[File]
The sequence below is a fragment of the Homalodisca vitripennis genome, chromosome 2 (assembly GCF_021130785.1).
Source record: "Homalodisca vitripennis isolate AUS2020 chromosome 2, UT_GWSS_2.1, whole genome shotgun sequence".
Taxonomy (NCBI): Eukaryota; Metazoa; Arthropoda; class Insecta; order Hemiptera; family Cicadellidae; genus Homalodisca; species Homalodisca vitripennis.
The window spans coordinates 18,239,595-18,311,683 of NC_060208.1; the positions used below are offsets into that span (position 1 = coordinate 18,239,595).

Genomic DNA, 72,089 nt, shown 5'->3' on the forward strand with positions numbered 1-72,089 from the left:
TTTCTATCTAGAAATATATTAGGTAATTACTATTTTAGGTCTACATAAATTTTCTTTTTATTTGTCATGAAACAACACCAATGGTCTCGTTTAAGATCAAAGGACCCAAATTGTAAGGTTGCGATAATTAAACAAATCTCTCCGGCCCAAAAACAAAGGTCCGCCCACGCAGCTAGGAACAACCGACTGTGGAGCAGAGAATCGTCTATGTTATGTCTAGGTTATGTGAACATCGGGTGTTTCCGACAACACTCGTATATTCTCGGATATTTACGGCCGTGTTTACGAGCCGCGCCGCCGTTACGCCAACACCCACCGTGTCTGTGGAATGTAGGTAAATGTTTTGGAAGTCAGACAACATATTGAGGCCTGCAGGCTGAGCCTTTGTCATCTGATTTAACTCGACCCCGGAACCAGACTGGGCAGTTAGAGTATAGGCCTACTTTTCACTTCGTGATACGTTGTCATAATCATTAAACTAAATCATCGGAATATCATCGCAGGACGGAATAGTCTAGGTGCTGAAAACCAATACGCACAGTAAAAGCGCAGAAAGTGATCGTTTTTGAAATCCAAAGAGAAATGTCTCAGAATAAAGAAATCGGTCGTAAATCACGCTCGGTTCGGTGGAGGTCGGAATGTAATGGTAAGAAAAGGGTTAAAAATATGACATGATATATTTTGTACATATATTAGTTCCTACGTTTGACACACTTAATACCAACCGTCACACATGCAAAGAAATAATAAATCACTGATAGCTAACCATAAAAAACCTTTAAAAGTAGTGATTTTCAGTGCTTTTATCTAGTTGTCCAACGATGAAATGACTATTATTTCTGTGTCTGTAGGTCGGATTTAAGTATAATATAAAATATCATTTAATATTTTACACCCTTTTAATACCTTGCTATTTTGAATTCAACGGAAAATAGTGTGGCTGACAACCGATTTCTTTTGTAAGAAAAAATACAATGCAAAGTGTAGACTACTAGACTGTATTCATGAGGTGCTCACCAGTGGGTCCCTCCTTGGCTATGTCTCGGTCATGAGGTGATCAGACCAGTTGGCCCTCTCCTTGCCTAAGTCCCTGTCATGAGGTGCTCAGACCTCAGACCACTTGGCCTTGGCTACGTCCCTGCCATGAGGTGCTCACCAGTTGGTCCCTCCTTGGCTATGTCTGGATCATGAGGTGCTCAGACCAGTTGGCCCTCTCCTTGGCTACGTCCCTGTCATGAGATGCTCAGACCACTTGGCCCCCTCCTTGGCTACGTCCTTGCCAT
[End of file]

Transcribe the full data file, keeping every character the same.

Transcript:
The sequence below is a fragment of the Homalodisca vitripennis genome, chromosome 2 (assembly GCF_021130785.1).
Source record: "Homalodisca vitripennis isolate AUS2020 chromosome 2, UT_GWSS_2.1, whole genome shotgun sequence".
Taxonomy (NCBI): Eukaryota; Metazoa; Arthropoda; class Insecta; order Hemiptera; family Cicadellidae; genus Homalodisca; species Homalodisca vitripennis.
The window spans coordinates 18,239,595-18,311,683 of NC_060208.1; the positions used below are offsets into that span (position 1 = coordinate 18,239,595).

Genomic DNA, 72,089 nt, shown 5'->3' on the forward strand with positions numbered 1-72,089 from the left:
TTTCTATCTAGAAATATATTAGGTAATTACTATTTTAGGTCTACATAAATTTTCTTTTTATTTGTCATGAAACAACACCAATGGTCTCGTTTAAGATCAAAGGACCCAAATTGTAAGGTTGCGATAATTAAACAAATCTCTCCGGCCCAAAAACAAAGGTCCGCCCACGCAGCTAGGAACAACCGACTGTGGAGCAGAGAATCGTCTATGTTATGTCTAGGTTATGTGAACATCGGGTGTTTCCGACAACACTCGTATATTCTCGGATATTTACGGCCGTGTTTACGAGCCGCGCCGCCGTTACGCCAACACCCACCGTGTCTGTGGAATGTAGGTAAATGTTTTGGAAGTCAGACAACATATTGAGGCCTGCAGGCTGAGCCTTTGTCATCTGATTTAACTCGACCCCGGAACCAGACTGGGCAGTTAGAGTATAGGCCTACTTTTCACTTCGTGATACGTTGTCATAATCATTAAACTAAATCATCGGAATATCATCGCAGGACGGAATAGTCTAGGTGCTGAAAACCAATACGCACAGTAAAAGCGCAGAAAGTGATCGTTTTTGAAATCCAAAGAGAAATGTCTCAGAATAAAGAAATCGGTCGTAAATCACGCTCGGTTCGGTGGAGGTCGGAATGTAATGGTAAGAAAAGGGTTAAAAATATGACATGATATATTTTGTACATATATTAGTTCCTACGTTTGACACACTTAATACCAACCGTCACACATGCAAAGAAATAATAAATCACTGATAGCTAACCATAAAAAACCTTTAAAAGTAGTGATTTTCAGTGCTTTTATCTAGTTGTCCAACGATGAAATGACTATTATTTCTGTGTCTGTAGGTCGGATTTAAGTATAATATAAAATATCATTTAATATTTTACACCCTTTTAATACCTTGCTATTTTGAATTCAACGGAAAATAGTGTGGCTGACAACCGATTTCTTTTGTAAGAAAAAATACAATGCAAAGTGTAGACTACTAGACTGTATTCATGAGGTGCTCACCAGTGGGTCCCTCCTTGGCTATGTCTCGGTCATGAGGTGATCAGACCAGTTGGCCCTCTCCTTGCCTAAGTCCCTGTCATGAGGTGCTCAGACCTCAGACCACTTGGCCTTGGCTACGTCCCTGCCATGAGGTGCTCACCAGTTGGTCCCTCCTTGGCTATGTCTGGATCATGAGGTGCTCAGACCAGTTGGCCCTCTCCTTGGCTACGTCCCTGTCATGAGATGCTCAGACCACTTGGCCCCCTCCTTGGCTACGTCCTTGCCAT